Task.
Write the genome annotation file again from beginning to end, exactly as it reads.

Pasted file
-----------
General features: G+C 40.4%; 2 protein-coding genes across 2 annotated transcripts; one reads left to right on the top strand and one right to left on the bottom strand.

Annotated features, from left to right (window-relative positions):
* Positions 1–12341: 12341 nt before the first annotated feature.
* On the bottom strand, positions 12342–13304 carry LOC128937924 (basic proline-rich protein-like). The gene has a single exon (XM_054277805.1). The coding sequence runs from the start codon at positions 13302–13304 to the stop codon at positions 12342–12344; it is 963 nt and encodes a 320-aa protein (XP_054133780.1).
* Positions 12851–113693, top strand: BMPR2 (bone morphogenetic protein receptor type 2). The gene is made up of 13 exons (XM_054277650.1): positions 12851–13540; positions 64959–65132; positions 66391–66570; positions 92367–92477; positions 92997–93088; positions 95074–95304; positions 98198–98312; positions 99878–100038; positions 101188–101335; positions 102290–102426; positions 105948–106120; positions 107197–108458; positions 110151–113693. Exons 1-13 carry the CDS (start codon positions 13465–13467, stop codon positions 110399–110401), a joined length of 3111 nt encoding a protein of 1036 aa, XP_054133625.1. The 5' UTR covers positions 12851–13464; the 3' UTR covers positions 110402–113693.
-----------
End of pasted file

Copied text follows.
General features: G+C 40.4%; 2 protein-coding genes across 2 annotated transcripts; one reads left to right on the top strand and one right to left on the bottom strand.

Annotated features, from left to right (window-relative positions):
* Positions 1–12341: 12341 nt before the first annotated feature.
* On the bottom strand, positions 12342–13304 carry LOC128937924 (basic proline-rich protein-like). The gene has a single exon (XM_054277805.1). The coding sequence runs from the start codon at positions 13302–13304 to the stop codon at positions 12342–12344; it is 963 nt and encodes a 320-aa protein (XP_054133780.1).
* Positions 12851–113693, top strand: BMPR2 (bone morphogenetic protein receptor type 2). The gene is made up of 13 exons (XM_054277650.1): positions 12851–13540; positions 64959–65132; positions 66391–66570; positions 92367–92477; positions 92997–93088; positions 95074–95304; positions 98198–98312; positions 99878–100038; positions 101188–101335; positions 102290–102426; positions 105948–106120; positions 107197–108458; positions 110151–113693. Exons 1-13 carry the CDS (start codon positions 13465–13467, stop codon positions 110399–110401), a joined length of 3111 nt encoding a protein of 1036 aa, XP_054133625.1. The 5' UTR covers positions 12851–13464; the 3' UTR covers positions 110402–113693.